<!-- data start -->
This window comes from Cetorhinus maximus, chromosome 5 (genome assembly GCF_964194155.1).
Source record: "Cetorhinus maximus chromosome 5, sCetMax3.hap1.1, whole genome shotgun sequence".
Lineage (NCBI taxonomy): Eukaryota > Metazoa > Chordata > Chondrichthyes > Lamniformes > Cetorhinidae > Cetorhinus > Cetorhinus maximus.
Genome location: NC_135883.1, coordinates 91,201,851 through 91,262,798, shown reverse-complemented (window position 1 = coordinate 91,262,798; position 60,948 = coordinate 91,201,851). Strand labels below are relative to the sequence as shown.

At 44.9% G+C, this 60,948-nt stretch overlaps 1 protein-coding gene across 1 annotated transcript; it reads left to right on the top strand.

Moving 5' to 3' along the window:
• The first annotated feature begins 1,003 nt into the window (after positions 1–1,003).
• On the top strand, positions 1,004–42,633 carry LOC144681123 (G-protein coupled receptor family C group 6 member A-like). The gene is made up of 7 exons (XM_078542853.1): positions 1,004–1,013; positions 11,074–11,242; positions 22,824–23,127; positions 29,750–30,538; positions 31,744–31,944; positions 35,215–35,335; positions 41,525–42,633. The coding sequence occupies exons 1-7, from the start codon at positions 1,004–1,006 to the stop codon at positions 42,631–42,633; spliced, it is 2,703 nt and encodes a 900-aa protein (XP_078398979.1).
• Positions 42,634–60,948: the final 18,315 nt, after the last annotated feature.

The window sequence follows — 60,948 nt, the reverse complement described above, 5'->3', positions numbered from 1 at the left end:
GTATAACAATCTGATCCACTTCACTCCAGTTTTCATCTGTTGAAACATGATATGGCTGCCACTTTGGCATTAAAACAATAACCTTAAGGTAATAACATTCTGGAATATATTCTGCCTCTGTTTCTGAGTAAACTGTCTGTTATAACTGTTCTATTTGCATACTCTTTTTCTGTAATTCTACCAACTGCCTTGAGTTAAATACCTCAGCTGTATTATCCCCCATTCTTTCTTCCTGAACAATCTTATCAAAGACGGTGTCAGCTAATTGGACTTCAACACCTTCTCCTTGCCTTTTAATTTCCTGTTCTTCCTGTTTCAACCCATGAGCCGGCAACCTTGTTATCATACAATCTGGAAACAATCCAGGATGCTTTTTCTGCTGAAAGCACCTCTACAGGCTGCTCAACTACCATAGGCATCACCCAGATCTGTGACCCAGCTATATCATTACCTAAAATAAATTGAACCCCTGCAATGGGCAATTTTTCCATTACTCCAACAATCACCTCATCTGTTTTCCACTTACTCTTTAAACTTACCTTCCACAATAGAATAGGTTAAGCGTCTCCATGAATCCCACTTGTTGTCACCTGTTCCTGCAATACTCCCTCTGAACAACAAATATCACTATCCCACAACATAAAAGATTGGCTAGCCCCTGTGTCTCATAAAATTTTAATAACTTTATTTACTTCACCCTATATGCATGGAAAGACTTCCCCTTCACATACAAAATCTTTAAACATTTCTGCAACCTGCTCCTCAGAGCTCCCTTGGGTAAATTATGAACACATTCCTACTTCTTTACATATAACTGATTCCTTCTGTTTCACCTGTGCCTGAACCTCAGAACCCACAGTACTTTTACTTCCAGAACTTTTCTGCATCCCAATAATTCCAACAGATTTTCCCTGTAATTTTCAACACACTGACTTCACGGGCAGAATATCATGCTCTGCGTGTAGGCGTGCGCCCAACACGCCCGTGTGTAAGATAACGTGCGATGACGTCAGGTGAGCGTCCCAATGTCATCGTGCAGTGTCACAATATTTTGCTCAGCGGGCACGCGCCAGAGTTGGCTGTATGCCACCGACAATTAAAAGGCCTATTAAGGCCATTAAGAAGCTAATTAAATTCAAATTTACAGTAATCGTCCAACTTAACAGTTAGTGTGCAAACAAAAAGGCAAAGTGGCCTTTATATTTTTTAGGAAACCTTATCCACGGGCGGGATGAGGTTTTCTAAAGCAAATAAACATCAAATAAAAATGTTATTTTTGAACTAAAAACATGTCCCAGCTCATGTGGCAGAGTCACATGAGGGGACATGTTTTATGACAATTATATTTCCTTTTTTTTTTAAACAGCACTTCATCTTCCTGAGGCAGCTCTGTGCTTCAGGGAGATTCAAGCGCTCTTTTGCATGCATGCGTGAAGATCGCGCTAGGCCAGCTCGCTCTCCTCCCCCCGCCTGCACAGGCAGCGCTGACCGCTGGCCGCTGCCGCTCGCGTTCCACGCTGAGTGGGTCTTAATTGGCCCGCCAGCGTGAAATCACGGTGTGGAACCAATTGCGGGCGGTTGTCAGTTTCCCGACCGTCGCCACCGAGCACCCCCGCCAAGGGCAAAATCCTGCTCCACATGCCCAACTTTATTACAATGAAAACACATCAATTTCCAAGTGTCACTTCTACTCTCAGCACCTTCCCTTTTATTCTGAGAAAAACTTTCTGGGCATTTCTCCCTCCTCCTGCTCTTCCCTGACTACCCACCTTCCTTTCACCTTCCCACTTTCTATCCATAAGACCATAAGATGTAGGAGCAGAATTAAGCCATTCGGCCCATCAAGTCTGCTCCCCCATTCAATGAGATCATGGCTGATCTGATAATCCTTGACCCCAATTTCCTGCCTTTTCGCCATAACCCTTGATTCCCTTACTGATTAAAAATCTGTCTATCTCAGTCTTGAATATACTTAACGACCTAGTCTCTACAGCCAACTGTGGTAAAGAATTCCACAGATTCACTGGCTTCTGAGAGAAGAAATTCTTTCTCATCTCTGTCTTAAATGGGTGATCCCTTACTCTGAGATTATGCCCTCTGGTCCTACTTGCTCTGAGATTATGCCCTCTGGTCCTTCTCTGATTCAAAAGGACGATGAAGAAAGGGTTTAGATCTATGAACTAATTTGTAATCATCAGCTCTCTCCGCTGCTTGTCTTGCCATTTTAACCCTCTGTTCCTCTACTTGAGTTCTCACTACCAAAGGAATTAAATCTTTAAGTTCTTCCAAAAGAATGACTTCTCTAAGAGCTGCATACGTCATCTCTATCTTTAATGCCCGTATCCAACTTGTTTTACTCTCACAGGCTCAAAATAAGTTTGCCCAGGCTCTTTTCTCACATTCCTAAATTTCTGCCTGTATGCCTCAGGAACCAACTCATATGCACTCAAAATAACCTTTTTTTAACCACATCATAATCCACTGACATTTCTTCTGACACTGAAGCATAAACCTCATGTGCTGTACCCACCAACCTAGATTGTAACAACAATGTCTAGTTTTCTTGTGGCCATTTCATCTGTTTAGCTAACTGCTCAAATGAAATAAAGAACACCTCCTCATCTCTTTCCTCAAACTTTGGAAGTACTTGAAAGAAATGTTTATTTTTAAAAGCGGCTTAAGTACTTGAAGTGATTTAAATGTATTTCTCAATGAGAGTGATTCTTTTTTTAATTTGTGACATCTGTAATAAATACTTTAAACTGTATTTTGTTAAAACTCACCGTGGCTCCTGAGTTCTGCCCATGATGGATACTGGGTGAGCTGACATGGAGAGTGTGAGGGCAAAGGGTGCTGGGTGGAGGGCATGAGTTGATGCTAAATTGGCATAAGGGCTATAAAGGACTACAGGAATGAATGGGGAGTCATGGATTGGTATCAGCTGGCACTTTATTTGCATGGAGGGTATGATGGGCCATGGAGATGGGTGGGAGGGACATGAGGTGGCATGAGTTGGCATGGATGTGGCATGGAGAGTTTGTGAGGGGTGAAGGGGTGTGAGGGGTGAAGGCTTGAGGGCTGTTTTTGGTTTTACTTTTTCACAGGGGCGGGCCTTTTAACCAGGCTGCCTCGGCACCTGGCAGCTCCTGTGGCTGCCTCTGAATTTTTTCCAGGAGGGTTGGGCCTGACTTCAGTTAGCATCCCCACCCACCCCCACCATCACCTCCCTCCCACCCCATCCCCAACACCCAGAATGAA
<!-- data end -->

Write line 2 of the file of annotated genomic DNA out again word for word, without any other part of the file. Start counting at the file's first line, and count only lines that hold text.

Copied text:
Source record: "Cetorhinus maximus chromosome 5, sCetMax3.hap1.1, whole genome shotgun sequence".